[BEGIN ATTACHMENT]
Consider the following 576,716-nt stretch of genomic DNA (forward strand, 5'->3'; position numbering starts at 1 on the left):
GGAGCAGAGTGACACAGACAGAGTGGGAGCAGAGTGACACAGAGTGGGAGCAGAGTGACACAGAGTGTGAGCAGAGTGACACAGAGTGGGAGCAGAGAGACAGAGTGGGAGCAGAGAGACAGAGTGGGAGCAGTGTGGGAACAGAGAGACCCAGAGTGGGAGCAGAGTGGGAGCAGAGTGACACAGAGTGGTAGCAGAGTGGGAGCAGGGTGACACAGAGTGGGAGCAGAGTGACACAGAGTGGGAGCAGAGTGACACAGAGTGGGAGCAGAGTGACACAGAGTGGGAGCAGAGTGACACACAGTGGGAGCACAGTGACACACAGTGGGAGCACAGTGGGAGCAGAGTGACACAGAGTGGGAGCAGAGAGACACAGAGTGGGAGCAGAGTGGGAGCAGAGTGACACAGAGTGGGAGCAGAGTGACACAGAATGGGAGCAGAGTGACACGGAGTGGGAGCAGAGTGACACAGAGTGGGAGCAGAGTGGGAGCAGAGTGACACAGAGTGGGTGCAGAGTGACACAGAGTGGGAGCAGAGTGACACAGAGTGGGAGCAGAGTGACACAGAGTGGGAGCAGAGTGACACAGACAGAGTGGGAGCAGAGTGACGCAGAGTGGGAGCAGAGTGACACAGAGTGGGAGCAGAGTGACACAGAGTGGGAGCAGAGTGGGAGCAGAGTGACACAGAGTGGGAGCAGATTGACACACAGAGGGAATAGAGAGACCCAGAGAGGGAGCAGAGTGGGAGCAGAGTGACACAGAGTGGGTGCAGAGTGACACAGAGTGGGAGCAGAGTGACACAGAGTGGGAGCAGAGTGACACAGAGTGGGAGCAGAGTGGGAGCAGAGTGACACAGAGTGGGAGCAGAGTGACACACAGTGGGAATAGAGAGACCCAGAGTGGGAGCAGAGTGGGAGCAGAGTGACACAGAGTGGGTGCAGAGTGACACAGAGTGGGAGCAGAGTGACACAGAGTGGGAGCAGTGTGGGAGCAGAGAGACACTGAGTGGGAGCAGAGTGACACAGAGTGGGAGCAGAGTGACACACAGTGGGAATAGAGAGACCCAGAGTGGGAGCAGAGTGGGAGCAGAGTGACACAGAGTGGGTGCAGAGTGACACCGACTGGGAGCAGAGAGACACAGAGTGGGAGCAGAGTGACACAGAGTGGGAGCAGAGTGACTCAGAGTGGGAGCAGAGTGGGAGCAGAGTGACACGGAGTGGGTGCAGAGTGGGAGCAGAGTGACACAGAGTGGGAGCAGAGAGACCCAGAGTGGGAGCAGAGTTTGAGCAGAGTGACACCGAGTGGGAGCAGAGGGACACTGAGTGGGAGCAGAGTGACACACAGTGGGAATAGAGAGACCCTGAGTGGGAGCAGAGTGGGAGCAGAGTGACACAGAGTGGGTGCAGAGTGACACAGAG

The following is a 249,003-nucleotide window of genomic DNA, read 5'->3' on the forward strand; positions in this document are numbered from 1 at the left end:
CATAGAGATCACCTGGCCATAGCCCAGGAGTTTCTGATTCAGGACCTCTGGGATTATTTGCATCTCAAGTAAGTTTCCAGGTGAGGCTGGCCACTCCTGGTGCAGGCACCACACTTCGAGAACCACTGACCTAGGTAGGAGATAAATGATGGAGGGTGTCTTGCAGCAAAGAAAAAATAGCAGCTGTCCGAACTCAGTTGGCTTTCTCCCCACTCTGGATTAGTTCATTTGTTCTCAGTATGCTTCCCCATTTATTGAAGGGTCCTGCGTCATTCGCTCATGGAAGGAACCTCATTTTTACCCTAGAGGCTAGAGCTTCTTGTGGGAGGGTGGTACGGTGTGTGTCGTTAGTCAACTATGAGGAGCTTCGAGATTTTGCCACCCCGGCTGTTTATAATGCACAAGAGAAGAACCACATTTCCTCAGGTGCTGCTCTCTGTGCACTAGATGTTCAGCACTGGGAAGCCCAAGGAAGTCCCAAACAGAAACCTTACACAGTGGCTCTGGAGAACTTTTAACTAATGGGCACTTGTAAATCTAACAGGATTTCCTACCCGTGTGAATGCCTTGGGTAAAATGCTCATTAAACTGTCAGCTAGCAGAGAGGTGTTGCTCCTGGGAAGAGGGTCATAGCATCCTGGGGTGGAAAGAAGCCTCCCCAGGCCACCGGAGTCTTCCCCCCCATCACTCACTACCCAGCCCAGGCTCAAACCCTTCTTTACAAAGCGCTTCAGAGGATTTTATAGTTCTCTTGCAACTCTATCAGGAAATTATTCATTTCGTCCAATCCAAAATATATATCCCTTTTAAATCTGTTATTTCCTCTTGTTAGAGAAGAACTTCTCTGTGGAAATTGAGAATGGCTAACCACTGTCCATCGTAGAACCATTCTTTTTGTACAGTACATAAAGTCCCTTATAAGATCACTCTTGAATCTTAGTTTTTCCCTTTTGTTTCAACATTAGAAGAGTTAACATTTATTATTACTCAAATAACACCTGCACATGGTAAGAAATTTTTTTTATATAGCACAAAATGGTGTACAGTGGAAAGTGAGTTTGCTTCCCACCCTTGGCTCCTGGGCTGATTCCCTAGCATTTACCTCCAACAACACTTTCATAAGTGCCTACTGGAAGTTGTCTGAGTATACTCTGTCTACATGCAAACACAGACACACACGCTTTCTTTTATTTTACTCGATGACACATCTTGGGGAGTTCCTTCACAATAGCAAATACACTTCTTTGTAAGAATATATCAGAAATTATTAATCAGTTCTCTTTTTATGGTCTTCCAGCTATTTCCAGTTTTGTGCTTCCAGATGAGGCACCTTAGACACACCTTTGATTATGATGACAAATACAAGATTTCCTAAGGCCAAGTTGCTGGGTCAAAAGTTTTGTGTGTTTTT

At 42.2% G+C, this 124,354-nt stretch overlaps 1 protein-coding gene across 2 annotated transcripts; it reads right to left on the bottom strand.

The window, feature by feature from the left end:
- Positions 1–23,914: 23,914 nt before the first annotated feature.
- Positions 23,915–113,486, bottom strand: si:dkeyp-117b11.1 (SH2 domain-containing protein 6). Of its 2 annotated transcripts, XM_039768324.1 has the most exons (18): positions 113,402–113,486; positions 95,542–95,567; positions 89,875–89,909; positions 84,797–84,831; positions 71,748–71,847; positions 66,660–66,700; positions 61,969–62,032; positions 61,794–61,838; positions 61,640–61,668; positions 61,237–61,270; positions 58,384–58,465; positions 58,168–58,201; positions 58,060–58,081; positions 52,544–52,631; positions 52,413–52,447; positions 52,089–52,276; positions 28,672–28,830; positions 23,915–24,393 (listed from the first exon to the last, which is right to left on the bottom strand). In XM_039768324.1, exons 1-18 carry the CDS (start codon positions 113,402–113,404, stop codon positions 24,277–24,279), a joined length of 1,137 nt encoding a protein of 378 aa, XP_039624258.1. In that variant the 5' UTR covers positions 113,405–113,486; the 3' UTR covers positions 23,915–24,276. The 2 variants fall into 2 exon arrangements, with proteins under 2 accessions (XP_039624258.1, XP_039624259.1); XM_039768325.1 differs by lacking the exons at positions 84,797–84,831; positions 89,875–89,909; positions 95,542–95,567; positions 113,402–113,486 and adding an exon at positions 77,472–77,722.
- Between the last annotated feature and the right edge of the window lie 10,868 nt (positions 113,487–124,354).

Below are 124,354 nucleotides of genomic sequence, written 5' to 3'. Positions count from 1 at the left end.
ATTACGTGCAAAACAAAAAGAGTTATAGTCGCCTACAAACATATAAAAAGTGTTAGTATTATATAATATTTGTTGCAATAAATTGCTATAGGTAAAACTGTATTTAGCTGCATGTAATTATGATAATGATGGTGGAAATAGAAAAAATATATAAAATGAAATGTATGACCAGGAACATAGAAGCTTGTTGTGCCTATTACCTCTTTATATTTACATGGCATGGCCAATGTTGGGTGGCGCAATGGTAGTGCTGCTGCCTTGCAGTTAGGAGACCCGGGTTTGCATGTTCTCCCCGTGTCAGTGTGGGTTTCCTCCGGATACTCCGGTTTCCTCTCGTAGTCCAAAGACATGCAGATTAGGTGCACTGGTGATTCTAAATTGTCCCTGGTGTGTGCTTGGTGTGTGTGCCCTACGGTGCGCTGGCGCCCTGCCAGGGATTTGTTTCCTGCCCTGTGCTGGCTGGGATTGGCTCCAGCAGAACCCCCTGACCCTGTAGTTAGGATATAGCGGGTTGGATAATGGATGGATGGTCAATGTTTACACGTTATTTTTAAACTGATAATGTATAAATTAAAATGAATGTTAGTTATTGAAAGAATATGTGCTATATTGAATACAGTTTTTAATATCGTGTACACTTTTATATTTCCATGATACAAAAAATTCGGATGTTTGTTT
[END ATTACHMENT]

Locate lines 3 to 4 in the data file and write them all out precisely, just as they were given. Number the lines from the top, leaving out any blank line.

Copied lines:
The following is a 249,003-nucleotide window of genomic DNA, read 5'->3' on the forward strand; positions in this document are numbered from 1 at the left end:
CATAGAGATCACCTGGCCATAGCCCAGGAGTTTCTGATTCAGGACCTCTGGGATTATTTGCATCTCAAGTAAGTTTCCAGGTGAGGCTGGCCACTCCTGGTGCAGGCACCACACTTCGAGAACCACTGACCTAGGTAGGAGATAAATGATGGAGGGTGTCTTGCAGCAAAGAAAAAATAGCAGCTGTCCGAACTCAGTTGGCTTTCTCCCCACTCTGGATTAGTTCATTTGTTCTCAGTATGCTTCCCCATTTATTGAAGGGTCCTGCGTCATTCGCTCATGGAAGGAACCTCATTTTTACCCTAGAGGCTAGAGCTTCTTGTGGGAGGGTGGTACGGTGTGTGTCGTTAGTCAACTATGAGGAGCTTCGAGATTTTGCCACCCCGGCTGTTTATAATGCACAAGAGAAGAACCACATTTCCTCAGGTGCTGCTCTCTGTGCACTAGATGTTCAGCACTGGGAAGCCCAAGGAAGTCCCAAACAGAAACCTTACACAGTGGCTCTGGAGAACTTTTAACTAATGGGCACTTGTAAATCTAACAGGATTTCCTACCCGTGTGAATGCCTTGGGTAAAATGCTCATTAAACTGTCAGCTAGCAGAGAGGTGTTGCTCCTGGGAAGAGGGTCATAGCATCCTGGGGTGGAAAGAAGCCTCCCCAGGCCACCGGAGTCTTCCCCCCCATCACTCACTACCCAGCCCAGGCTCAAACCCTTCTTTACAAAGCGCTTCAGAGGATTTTATAGTTCTCTTGCAACTCTATCAGGAAATTATTCATTTCGTCCAATCCAAAATATATATCCCTTTTAAATCTGTTATTTCCTCTTGTTAGAGAAGAACTTCTCTGTGGAAATTGAGAATGGCTAACCACTGTCCATCGTAGAACCATTCTTTTTGTACAGTACATAAAGTCCCTTATAAGATCACTCTTGAATCTTAGTTTTTCCCTTTTGTTTCAACATTAGAAGAGTTAACATTTATTATTACTCAAATAACACCTGCACATGGTAAGAAATTTTTTTTATATAGCACAAAATGGTGTACAGTGGAAAGTGAGTTTGCTTCCCACCCTTGGCTCCTGGGCTGATTCCCTAGCATTTACCTCCAACAACACTTTCATAAGTGCCTACTGGAAGTTGTCTGAGTATACTCTGTCTACATGCAAACACAGACACACACGCTTTCTTTTATTTTACTCGATGACACATCTTGGGGAGTTCCTTCACAATAGCAAATACACTTCTTTGTAAGAATATATCAGAAATTATTAATCAGTTCTCTTTTTATGGTCTTCCAGCTATTTCCAGTTTTGTGCTTCCAGATGAGGCACCTTAGACACACCTTTGATTATGATGACAAATACAAGATTTCCTAAGGCCAAGTTGCTGGGTCAAAAGTTTTGTGTGTTTTT